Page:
“Take nothing but pictures, leave nothing but footprints” goes the old saying. Scientists looking to better conserve the natural values of our planet are now using the information on where these pictures were taken to prioritise our conservation efforts.
As human populations grow, our impact on natural areas beyond urban centers is rapidly increasing. There’s a need to estimate not only where people live and work but also where humans are found in the more remote and natural areas, which are often the targets of protection efforts.
“Apart from a few well-monitored national parks, spatial patterns of human recreational activity remain largely unknown,” explains Associate Professor Noam Levin from CEED and the University of Queensland. “And we need accurate data about human presence in remote areas to help guide our conservation efforts.”
Levin and colleagues developed an innovative analysis that combines information from social media with remote sensing (Levin et al 2015).
“We combined an analysis of ‘big data’ coming out of Flickr, a social media site where people load up their geo-tagged photos, with remote sensing data that records artificial night lights,” says Levin. “We used data from the Flickr photo-sharing website as a surrogate for identifying spatial variation in global visitation, and complemented this estimate with spatially explicit information on stable night lights between 2004 and 2012. The night lights help us identify urban centers.”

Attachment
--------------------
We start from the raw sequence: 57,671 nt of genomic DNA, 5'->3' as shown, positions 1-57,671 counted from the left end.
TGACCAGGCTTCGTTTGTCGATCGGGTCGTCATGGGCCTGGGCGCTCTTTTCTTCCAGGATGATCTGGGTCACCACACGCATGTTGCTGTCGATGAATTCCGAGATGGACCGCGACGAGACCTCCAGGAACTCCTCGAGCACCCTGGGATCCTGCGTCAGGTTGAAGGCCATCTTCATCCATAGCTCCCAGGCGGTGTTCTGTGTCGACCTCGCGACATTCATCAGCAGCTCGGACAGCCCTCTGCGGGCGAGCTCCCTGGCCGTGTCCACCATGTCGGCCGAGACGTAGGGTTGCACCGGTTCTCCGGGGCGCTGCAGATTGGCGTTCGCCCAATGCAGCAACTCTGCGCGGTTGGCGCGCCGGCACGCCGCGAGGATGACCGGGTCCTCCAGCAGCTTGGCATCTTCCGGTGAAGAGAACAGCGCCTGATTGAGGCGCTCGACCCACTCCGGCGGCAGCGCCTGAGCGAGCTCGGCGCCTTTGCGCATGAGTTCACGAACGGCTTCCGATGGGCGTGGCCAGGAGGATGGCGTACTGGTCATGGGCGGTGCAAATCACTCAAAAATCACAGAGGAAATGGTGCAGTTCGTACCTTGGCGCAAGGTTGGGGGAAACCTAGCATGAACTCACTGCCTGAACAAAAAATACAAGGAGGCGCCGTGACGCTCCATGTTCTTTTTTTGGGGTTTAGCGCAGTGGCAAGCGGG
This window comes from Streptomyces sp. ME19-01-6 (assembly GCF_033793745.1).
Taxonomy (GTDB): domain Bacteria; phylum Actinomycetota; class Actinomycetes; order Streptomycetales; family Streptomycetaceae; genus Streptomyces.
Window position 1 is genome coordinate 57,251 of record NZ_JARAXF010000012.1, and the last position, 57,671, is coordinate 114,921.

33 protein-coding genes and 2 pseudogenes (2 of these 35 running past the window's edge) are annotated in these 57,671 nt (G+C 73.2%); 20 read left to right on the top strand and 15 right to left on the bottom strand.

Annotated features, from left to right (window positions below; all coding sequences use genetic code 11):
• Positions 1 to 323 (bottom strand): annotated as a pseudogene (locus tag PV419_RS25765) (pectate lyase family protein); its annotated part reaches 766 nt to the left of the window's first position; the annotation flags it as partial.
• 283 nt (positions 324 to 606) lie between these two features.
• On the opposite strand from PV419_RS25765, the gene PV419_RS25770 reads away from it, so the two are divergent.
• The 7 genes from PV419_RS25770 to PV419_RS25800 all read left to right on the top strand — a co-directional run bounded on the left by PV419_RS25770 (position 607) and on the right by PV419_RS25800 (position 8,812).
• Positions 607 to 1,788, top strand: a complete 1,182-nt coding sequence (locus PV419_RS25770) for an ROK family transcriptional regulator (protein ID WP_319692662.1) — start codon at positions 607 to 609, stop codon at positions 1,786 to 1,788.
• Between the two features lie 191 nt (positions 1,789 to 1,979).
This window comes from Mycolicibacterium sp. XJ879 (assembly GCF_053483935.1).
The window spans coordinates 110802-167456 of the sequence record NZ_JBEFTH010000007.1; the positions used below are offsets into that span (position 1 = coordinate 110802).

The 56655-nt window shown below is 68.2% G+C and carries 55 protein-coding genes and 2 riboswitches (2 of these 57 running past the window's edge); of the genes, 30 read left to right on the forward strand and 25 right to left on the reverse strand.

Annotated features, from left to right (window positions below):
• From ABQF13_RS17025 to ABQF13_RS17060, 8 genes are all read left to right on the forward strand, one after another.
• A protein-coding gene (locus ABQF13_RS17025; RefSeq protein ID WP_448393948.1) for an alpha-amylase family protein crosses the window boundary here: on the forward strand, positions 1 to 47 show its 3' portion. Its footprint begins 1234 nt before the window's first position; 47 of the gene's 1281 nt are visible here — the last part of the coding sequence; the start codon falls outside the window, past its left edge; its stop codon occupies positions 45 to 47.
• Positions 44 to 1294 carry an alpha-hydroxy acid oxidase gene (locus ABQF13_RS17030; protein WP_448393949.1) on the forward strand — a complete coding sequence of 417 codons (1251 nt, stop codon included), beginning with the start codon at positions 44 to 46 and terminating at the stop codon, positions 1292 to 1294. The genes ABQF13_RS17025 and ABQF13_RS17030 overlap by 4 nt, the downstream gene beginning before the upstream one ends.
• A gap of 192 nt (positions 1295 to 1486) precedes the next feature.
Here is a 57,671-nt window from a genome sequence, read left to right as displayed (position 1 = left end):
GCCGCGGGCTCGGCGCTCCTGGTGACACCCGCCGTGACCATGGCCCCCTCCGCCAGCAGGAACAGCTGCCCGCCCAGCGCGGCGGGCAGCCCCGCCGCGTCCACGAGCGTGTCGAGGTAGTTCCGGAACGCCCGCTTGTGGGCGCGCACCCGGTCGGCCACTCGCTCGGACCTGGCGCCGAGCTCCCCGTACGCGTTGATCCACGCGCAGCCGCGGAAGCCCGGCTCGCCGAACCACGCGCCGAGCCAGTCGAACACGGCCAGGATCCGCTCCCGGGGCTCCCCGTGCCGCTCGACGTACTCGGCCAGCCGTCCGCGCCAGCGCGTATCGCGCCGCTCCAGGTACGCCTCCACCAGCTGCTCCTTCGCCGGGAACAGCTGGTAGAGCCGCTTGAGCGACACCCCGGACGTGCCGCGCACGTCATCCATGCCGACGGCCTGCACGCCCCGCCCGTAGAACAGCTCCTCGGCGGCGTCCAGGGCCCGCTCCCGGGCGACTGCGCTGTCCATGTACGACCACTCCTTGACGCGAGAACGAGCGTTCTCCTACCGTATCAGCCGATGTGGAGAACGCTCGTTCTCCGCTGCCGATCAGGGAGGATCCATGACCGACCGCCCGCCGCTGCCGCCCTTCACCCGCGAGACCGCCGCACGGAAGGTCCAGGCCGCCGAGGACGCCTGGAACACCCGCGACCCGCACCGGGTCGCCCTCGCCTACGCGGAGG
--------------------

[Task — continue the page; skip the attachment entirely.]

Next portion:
Natural regions attracting visitors were defined as areas both highly photographed and non-lit. The researchers confirmed that the number of Flickr photographers within protected areas was a reliable surrogate for estimating visitor numbers by comparing the information with local authority censuses.
While most photos are taken by people outside protected areas, the millions of Flickr photos uploaded to the internet combined with night-light imagery allowed the researchers to map and quantify, for the first time, worldwide visitation of both protected and unprotected areas. This enables the identification of visitation hotspots (and coldspots) for multiple countries and ecoregions across the world.
“The technique we have developed has many applications,” says Levin. “It can be useful for assessing the gaps of future protected area, help in devising strategies, and enhance the effectiveness of protected area management in relation to visitor pressure.”
More info: Noam Levin firstname.lastname@example.org
Levin N, S Kark & D Crandall (2015). Where have all the people gone? Enhancing global conservation using night lights and social media. Ecological Applications 25: 2153–2167. http://onlinelibrary.wiley.com/doi/10.1890/15-0113.1/abstract